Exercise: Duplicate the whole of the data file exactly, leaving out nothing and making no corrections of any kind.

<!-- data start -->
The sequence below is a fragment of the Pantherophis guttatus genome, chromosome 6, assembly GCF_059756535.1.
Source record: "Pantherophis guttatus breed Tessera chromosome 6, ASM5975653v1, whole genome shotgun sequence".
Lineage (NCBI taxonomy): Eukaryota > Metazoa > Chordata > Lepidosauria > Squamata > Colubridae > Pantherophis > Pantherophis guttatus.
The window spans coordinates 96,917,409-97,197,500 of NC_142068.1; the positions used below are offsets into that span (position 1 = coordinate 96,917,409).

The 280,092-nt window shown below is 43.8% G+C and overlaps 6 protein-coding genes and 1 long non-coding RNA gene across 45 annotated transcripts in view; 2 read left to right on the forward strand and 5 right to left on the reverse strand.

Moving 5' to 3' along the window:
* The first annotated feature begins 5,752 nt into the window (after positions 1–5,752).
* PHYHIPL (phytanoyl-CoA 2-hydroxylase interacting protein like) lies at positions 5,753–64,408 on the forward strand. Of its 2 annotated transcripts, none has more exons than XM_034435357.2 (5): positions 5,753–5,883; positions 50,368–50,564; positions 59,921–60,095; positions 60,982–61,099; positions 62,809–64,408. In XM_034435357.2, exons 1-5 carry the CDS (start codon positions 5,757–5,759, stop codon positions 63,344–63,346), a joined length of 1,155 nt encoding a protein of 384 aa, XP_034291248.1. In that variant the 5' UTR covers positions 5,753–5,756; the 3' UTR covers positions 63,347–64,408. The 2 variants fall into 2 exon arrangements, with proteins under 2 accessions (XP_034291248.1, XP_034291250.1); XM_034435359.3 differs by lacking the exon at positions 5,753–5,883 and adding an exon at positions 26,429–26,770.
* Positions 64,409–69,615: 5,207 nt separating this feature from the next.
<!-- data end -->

The sequence below is a fragment of the Pantherophis guttatus genome, chromosome 6, assembly GCF_059756535.1.
Source record: "Pantherophis guttatus breed Tessera chromosome 6, ASM5975653v1, whole genome shotgun sequence".
Lineage (NCBI taxonomy): Eukaryota > Metazoa > Chordata > Lepidosauria > Squamata > Colubridae > Pantherophis > Pantherophis guttatus.
The window spans coordinates 96,917,409-97,197,500 of NC_142068.1; the positions used below are offsets into that span (position 1 = coordinate 96,917,409).

The 280,092-nt window shown below is 43.8% G+C and overlaps 6 protein-coding genes and 1 long non-coding RNA gene across 45 annotated transcripts in view; 2 read left to right on the forward strand and 5 right to left on the reverse strand.

Moving 5' to 3' along the window:
* The first annotated feature begins 5,752 nt into the window (after positions 1–5,752).
* PHYHIPL (phytanoyl-CoA 2-hydroxylase interacting protein like) lies at positions 5,753–64,408 on the forward strand. Of its 2 annotated transcripts, none has more exons than XM_034435357.2 (5): positions 5,753–5,883; positions 50,368–50,564; positions 59,921–60,095; positions 60,982–61,099; positions 62,809–64,408. In XM_034435357.2, exons 1-5 carry the CDS (start codon positions 5,757–5,759, stop codon positions 63,344–63,346), a joined length of 1,155 nt encoding a protein of 384 aa, XP_034291248.1. In that variant the 5' UTR covers positions 5,753–5,756; the 3' UTR covers positions 63,347–64,408. The 2 variants fall into 2 exon arrangements, with proteins under 2 accessions (XP_034291248.1, XP_034291250.1); XM_034435359.3 differs by lacking the exon at positions 5,753–5,883 and adding an exon at positions 26,429–26,770.
* Positions 64,409–69,615: 5,207 nt separating this feature from the next.